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Reel Action In Tampa Bay: Filmmaking Creates Jobs









Steve Tatone of Sarasota knew he had a hot story and a great soundtrack behind the film he wrote, "Beautiful Noise," a twisty drama and romance between musicians. The producer and director also knew he needed financing to bring the script to the screen.

Part of that came in the form of a tax credit for which his company, Midnight Pass Productions, qualified under the Florida Entertainment Industry Financial Incentive Program. Effective July 1, 2010, the program provides $242 million in transferable tax credits for projects produced in Florida over the next five years.

That means an independent film like Tatone's can earn at least a 20 percent tax credit for spending $100,000 of its budget on Florida residents' wages, vendors and supplies. Feature films, TV shows and certain commercial and digital-media projects must spend a minimum of $625,000 to qualify for the same percentage. Music videos and video games also can apply.

"Finding out we qualified for that incentive -- it was such a mark and a badge of integrity," says Tatone, who shot entirely on location in Sarasota and Myakka City. "It really helped legitimize us."

Tatone plans to premiere "Beautiful Noise" in April at the Sarasota Film Festival and Sunscreen Film Festival. He thinks the incentive program will help maintain a strong base of talented actors and crew in Florida and the Tampa Bay region. In the past, locals with film and television experience have traveled to other states like Georgia and Louisiana for work because of financial incentives offered to filmmakers there.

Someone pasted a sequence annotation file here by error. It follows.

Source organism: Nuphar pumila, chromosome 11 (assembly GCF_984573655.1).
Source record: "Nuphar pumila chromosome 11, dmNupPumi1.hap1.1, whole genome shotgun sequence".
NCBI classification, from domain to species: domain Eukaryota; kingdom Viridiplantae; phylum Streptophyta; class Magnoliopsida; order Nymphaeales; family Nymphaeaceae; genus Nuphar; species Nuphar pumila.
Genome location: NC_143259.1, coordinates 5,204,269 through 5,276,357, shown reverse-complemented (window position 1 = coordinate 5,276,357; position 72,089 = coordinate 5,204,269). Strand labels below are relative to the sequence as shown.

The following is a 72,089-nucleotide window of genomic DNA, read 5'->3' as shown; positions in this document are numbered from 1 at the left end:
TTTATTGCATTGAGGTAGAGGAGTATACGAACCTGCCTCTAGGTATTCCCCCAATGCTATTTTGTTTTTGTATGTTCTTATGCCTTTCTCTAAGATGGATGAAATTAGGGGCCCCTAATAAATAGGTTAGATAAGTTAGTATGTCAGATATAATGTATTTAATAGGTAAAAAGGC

"What they've done is an incredible game-changer for Florida," Tatone says of the Legislature and then Gov. Charlie Crist, who enacted the program. "It can bring in big guys like a James Cameron and help little guys like me."

Clearwater producer Tony Armer agrees. Executive director of the Sunscreen Film Festival, Armer shot a pilot, "Terminal Kill," written by two members of the local group Screenwriters of Tomorrow, and says he has secured the tax credit for a sci-fi comedy, "Mad Science U," to begin filming in the Tampa Bay region in October.

"I can already see that it's started to drive more business to the state," Armer says. "It's really outstanding to keep local filmmakers here and open it up to larger projects."

Creating A Win-Win-Win For Film

The refundable tax-credit program is the largest allocation of this sort that Florida has offered since a $25 million cash-rebate program in the fiscal year 2007-2008, says State Film Commissioner Lucia Fishburne.

To be eligible, productions must submit a budget, script or story boards and be able to start within a certain time frame; they can extend that window or reapply if they run into financing problems.